Museum of Modern Art (11 West 53 Street, New York), Oct 7, 2015–Jan 31, 2016
Had MoMA been empty, the Walid Raad show would have been amazing to see there.
But MoMA is never empty. Quite the opposite. It is one of the most popular institutions in the world. One part of Walid Raad’s untitled exhibition is shown in the atrium—a large area connecting the entrance stairway to the exhibition halls complete with the sound of thousands of people walking in and out of the museum, its echo traveling to the second-floor space. The atrium is a great location for performance: this is where Marina Abramović sat in front of viewers for the duration of the exhibition’s opening hours in “The Artist is Present” in 2010. And it’s a great place to show work of massive scale, like Monet’s twelve meter long “Water Lilies” from MoMA’s collection. It is unfair to discuss the museum-tourism complex in a review of an artist’s exhibition, suffice to say: the museum’s atrium is not a place to show slow, considered, textual work.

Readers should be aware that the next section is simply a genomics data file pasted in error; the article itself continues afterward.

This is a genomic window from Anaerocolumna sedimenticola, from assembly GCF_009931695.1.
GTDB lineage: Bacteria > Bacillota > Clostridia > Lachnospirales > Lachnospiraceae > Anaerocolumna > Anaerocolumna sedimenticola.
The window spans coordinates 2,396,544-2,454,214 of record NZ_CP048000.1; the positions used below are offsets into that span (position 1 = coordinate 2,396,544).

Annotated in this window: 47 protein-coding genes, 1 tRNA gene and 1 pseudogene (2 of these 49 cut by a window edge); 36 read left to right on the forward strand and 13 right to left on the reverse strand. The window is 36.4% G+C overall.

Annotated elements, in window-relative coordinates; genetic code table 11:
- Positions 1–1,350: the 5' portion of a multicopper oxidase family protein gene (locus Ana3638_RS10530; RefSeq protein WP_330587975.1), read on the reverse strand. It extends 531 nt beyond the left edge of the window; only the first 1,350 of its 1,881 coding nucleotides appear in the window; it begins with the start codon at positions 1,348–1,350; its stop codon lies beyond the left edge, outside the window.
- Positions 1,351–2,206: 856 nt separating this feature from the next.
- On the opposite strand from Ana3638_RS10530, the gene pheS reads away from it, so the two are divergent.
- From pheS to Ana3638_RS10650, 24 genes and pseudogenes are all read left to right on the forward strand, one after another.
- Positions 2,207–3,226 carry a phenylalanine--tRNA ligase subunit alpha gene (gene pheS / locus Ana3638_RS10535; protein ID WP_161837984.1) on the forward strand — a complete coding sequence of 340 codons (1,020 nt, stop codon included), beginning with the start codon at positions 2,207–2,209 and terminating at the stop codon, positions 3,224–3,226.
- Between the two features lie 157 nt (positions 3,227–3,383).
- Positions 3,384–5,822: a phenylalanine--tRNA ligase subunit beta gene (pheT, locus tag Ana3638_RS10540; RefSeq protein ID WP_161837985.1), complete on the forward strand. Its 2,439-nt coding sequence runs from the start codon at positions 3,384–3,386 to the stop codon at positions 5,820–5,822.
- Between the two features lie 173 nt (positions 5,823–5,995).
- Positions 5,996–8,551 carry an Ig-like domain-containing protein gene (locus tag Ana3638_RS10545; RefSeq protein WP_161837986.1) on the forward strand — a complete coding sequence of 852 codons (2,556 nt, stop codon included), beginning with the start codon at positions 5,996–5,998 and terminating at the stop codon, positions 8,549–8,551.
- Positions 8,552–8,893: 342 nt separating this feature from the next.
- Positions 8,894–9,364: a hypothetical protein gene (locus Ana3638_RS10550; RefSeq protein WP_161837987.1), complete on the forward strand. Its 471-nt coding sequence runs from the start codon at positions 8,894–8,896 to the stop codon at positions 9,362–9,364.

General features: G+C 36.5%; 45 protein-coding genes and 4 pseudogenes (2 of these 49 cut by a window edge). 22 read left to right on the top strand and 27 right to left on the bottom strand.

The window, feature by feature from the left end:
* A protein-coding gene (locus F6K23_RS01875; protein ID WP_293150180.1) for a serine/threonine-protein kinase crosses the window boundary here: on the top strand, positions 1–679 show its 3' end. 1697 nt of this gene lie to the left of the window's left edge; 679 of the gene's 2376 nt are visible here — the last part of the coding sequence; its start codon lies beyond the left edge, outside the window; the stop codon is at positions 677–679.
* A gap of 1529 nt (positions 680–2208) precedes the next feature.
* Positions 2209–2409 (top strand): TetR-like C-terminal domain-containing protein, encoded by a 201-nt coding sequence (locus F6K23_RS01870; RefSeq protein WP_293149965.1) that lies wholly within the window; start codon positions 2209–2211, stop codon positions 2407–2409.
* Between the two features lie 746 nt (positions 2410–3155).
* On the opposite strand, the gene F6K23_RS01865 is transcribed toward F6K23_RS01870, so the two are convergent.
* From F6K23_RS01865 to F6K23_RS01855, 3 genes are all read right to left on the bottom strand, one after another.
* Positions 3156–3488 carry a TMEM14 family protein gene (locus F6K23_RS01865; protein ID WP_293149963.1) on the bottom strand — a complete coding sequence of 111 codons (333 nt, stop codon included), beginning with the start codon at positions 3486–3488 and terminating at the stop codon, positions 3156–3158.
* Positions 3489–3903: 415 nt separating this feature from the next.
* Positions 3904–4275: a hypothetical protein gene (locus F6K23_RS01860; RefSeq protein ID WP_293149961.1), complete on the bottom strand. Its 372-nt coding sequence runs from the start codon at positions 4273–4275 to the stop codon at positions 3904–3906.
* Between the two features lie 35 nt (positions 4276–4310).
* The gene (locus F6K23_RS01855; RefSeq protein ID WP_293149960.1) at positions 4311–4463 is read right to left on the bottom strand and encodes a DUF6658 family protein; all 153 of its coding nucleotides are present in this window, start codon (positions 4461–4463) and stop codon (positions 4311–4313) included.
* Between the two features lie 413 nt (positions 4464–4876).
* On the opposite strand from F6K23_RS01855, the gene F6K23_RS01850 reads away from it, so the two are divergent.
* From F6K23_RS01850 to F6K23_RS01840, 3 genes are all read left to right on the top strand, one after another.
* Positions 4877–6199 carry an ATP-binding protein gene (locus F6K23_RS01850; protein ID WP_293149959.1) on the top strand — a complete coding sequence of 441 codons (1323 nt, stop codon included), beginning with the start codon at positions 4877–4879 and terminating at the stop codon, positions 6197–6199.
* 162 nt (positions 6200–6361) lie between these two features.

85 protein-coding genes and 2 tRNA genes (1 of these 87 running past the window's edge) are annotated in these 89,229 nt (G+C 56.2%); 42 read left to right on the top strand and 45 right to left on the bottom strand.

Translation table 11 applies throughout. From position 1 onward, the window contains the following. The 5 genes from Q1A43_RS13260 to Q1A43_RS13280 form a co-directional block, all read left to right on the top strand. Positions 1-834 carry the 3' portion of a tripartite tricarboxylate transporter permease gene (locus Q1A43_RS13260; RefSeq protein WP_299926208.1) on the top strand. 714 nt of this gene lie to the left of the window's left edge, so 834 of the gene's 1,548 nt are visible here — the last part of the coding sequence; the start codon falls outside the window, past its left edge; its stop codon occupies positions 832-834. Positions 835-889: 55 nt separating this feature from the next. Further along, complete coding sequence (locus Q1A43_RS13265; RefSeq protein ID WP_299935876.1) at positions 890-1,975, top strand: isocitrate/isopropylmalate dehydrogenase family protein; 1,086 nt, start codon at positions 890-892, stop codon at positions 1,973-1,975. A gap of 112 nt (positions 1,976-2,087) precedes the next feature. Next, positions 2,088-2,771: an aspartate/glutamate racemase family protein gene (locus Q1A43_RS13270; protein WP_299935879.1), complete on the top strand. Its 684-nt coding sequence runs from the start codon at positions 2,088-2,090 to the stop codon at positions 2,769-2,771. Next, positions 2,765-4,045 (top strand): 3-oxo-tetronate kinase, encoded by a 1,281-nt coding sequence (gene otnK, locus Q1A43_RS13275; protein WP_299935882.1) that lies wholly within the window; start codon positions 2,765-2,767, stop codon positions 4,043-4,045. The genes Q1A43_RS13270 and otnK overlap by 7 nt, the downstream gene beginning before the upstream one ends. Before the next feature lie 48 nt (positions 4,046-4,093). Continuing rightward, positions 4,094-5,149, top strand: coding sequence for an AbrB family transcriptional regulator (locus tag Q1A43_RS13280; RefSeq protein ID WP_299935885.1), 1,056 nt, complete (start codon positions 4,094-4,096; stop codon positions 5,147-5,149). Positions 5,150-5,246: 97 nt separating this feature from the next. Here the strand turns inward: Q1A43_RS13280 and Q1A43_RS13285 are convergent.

The result thereof is that in the atrium, Raad’s project “Scratching on things I could disavow” (2007-ongoing) reads more like a stage set than a space of contemplation. This is fitting: Raad will be performing“Walkthrough”, an artist-led (and artist-meddled-with) tour of his exhibition, where he tells the backstory of the works and shares his ideas with the audience, about sixty times throughout the show’s run. The rest of the time, however, the experience of Raad’s exhibition is of an attempt not to give in to the scale of the space and the works and really delve into them. There is an audio guide recreating “Walkthrough”, but it is far from being as effective as the artist’s version, especially since it falls into familiar tropes of the audio guide of the ”For more information on this work, press 280” variety, rather than expand its possibilities. In the atrium, “Scratching on things I could disavow” feels grander, more spectacular, than its content would imply. The wall text explains that the “Walkthrough” is one chapter in “Scratching on things…”, a bid to tell a number of stories from the numerous attempts charted around 2007 to define “Arab art” with the rise of art fairs, museums, schools, galleries, and other contemporary-art infrastructure in the Middle East.